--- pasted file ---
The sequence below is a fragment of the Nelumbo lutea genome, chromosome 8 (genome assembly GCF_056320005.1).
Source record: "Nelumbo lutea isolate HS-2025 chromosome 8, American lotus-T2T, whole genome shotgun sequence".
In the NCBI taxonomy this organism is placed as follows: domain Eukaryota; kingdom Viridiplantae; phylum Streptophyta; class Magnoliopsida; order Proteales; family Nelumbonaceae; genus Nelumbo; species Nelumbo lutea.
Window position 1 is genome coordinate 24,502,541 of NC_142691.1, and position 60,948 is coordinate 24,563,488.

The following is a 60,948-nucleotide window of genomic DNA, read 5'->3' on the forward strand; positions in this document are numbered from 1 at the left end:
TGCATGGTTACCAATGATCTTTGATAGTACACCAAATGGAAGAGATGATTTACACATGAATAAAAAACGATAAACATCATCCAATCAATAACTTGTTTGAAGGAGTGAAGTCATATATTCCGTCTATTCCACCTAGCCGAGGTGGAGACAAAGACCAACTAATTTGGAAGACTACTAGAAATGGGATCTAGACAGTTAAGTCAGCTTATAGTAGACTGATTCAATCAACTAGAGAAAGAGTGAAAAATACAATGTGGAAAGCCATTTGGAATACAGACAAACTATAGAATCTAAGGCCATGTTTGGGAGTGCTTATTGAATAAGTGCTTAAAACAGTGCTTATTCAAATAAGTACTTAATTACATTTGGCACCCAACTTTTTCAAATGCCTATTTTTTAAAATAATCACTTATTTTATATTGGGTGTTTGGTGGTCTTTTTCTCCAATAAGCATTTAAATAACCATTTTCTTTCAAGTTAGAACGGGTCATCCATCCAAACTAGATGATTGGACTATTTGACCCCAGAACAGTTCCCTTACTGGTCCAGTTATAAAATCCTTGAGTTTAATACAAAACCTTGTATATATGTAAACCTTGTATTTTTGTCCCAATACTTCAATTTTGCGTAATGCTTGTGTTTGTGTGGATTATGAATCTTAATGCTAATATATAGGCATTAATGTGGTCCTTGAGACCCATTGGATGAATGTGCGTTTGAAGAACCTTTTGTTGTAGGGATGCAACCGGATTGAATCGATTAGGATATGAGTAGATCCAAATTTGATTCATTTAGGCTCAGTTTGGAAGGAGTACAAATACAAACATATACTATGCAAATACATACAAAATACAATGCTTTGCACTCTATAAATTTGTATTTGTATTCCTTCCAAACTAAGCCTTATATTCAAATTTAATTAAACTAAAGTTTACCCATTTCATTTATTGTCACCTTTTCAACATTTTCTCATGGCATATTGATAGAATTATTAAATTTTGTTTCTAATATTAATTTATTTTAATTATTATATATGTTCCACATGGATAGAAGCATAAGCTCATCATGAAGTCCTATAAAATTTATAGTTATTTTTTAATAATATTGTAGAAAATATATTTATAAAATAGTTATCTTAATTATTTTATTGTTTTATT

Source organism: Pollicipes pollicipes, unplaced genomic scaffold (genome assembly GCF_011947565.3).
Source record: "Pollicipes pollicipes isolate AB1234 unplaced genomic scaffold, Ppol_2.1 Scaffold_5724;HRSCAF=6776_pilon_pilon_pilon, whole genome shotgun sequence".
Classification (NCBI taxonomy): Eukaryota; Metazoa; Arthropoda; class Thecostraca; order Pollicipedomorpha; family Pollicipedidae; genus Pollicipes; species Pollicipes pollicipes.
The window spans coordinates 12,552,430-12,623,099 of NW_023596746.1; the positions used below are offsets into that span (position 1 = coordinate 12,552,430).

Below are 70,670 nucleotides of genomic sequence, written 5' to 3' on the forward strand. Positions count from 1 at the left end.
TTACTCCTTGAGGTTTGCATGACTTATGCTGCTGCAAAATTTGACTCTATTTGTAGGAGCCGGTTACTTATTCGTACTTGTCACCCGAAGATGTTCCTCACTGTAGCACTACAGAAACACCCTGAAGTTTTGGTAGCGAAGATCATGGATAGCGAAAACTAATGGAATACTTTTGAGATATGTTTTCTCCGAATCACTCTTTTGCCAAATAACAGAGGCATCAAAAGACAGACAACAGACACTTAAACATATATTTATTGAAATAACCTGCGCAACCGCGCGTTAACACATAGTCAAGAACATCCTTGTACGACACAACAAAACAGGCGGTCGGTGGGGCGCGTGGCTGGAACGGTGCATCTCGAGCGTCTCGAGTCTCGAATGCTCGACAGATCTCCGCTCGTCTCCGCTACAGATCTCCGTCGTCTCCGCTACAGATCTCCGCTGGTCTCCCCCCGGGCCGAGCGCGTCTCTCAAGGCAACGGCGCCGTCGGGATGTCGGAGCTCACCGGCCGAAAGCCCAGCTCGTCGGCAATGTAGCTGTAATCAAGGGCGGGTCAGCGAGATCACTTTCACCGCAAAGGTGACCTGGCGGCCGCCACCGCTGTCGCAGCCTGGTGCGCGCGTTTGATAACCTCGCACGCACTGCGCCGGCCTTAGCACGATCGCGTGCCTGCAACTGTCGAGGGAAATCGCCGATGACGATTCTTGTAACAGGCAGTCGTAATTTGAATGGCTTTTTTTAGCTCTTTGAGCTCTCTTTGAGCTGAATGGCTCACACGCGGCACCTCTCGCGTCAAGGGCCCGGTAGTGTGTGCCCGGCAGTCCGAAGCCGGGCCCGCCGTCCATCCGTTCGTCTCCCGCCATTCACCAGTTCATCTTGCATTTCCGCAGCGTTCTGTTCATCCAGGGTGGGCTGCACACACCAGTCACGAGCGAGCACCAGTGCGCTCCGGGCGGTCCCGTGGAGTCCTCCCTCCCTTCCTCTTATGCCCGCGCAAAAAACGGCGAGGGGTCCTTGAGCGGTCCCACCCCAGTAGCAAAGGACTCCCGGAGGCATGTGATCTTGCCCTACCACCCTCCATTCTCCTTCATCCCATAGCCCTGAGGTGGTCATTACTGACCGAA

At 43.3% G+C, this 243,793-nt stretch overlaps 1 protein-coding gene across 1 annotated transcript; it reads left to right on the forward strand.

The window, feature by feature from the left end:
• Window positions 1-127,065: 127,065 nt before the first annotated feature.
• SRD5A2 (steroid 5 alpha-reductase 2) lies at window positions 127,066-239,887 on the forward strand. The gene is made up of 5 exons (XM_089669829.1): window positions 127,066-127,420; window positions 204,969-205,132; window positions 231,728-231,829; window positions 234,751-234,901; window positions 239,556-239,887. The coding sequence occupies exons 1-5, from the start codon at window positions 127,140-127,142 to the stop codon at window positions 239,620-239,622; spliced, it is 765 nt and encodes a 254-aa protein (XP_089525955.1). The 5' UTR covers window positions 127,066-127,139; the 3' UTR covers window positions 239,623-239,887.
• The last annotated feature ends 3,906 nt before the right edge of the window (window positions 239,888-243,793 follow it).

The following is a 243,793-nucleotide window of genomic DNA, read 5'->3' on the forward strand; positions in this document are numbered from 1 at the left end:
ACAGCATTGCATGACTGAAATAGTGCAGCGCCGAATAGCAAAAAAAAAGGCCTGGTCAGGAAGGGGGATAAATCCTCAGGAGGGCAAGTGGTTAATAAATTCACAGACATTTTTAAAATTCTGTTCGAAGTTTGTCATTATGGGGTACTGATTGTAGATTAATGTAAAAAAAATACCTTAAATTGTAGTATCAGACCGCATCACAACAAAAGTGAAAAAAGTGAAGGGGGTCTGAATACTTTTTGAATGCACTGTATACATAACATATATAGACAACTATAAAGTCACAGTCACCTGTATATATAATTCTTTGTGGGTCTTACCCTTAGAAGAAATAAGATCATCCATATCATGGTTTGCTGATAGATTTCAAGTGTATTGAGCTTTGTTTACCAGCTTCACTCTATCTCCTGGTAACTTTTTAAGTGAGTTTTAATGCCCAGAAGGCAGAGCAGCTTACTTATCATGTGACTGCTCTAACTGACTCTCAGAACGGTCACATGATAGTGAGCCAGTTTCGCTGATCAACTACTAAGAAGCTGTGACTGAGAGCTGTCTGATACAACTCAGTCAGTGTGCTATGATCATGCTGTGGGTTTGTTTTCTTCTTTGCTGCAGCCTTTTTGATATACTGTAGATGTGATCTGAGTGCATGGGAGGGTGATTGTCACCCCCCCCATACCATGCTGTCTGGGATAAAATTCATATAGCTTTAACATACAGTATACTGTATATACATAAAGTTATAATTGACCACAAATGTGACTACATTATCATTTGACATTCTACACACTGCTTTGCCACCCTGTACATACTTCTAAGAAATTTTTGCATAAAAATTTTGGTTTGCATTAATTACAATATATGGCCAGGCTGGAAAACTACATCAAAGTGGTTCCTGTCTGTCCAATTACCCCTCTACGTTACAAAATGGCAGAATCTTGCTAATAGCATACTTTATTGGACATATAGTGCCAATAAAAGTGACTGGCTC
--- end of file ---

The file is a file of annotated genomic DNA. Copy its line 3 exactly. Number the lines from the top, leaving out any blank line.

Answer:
In the NCBI taxonomy this organism is placed as follows: domain Eukaryota; kingdom Viridiplantae; phylum Streptophyta; class Magnoliopsida; order Proteales; family Nelumbonaceae; genus Nelumbo; species Nelumbo lutea.